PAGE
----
Furthermore, molecular biology requires good critical-thinking and analysis skills. Joining science clubs and science fairs can help develop these skills, as can debate clubs. As many of the biochemical tests conducted in this field are colour based, it is important to be able to distinguish colours clearly.
Average Salary for a Molecular Biologist
Salary per annum (US)
$21,000 to $49,355
$44,699 to $68,748
$61,020 to $97,850
Molecular Biologist Salary
Molecular Biologist salaries are around those of most technical scientific jobs. Salary depends on experience, qualifications and location, however a range of $30,322-$94,425 is quoted on the PayScale website (10th-90th percentile) for the US, and £15,392 - £76,026 in the UK. In addition to this salary, only 12% of those surveyed reported they received no health benefits. The most common benefits reported were:
- Medical (85%)
- Dental (71%)
- Vision (55%)
As with many positions within science, academia traditionally pays much lower than the industrial sector . University median salary is quoted at around $29k to $52k per annum; a similar position in a hospital earns a median wage of between $45k and $99k per annum.
Top Salaries by City (PayScale.com)
Salary range: $44,219 - $240,162
Salary Range: $45,913 - $88,500
Salary Range: $41,116 - $58,958
Salary Range: $42,000 - $85,000
Salary Range: $38,660 - $53,687
Salary Range: $34,000 - $72,000
Molecular Biology - Professional Bodies
How to Become a Molecular Biologist
The path to this career must start from an early age, and there are many steps to securing this career:
- High School: you need to focus on, and secure good grades in, the sciences and mathematics. This is also the time to try to secure some work experience: many labs - particularly in Universities - offer work placements during the summer. These are very competitive and fill up early - contact your school's career advisor or contact a local University to find out more.
- College/University: Here in the UK, many Universities offer BSc courses in Molecular Biology - try and secure a place on one of these. In the US, very few colleges offer a bachelor's degree in molecular biology. Instead you should take a biology course and major in biochemistry, genetics or microbiology. You should also take a few courses in cell biology and statistics.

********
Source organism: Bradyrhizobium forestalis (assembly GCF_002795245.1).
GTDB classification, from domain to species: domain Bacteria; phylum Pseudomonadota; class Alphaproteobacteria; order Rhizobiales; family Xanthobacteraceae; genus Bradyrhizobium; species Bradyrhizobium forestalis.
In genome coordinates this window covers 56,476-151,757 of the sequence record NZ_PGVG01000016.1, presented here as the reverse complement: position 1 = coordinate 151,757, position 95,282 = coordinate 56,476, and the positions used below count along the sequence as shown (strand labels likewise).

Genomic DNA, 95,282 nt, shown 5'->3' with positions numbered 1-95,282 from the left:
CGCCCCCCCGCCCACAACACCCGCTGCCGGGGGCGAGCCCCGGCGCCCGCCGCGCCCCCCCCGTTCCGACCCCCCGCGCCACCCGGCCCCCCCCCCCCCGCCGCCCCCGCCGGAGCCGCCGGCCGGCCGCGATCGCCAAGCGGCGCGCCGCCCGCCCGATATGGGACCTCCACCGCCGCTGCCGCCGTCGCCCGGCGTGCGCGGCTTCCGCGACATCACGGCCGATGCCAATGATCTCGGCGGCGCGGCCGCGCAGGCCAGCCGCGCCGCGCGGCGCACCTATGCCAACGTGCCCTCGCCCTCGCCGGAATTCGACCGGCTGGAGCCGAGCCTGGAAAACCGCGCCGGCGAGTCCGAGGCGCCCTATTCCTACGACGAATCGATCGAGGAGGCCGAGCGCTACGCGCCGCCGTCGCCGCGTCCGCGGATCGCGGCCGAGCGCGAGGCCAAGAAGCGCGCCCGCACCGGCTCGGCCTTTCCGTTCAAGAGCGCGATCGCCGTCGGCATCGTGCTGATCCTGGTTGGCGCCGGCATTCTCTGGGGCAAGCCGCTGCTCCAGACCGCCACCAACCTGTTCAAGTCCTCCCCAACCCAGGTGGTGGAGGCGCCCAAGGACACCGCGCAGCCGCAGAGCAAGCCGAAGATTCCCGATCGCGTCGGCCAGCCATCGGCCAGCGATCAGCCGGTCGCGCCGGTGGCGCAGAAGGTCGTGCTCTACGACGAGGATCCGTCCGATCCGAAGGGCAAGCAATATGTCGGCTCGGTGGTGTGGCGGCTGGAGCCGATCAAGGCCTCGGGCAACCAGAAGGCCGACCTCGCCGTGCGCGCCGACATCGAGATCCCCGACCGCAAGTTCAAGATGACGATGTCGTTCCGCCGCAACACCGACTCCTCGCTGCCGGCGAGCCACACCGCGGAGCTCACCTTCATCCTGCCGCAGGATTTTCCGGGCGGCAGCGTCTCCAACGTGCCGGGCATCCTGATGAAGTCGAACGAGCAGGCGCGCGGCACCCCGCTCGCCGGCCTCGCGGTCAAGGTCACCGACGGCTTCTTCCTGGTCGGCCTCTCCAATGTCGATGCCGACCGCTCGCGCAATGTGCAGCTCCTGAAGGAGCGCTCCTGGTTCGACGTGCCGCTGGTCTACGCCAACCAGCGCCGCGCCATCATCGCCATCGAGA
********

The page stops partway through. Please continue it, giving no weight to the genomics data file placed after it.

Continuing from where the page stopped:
- During your degree: Get into the lab as much as possible! Also, try and secure a placement working in Industry. In the UK many courses offer a 1 year industrial placement as part of the degree - this is highly recommended. If you are not keen on taking a PhD, this will also get around the old "no job without experience; no experience without a job" problem. In the US, this may not be an option, so try to get some work as a molecular biology technician - it may not be glamorous, but it is that crucial first step on the employment ladder.
- Graduation: Decide on whether to take a graduate degree (PhDs are more useful than Masters). At this point you should consider registering with a professional body (although joining as an undergrad student shows your dedication - student membership is often available at massively reduced rates)
- PhD: Usually a staple for anyone who wants to continue in research, those in the US should look for courses accredited by the National Accrediting Agency for Clinical Laboratory Sciences (NAACLS).
Where Next? - Molecular Biology
- Biochemical Techniques
A list of biochemical techniques that most Molecular Biologists have to be familiar with.
- Molecular Biology
An in depth exploration of Molecular Biology from Stanford University. Includes the history, key concepts, and how molecular biology fits in with the rest of science
- Laboratory of Molecular Biology
MRC Laboratory of Molecular Biology at Cambridge University, UK. Includes information on current publications, vacancies and Summer Studentships (found in the 'Students' tab)
- Princeton University Molecular Biology - Home
A look at the Molecular Biology Department at Princeton University, including current graduate, undergraduate and post-doc opportunities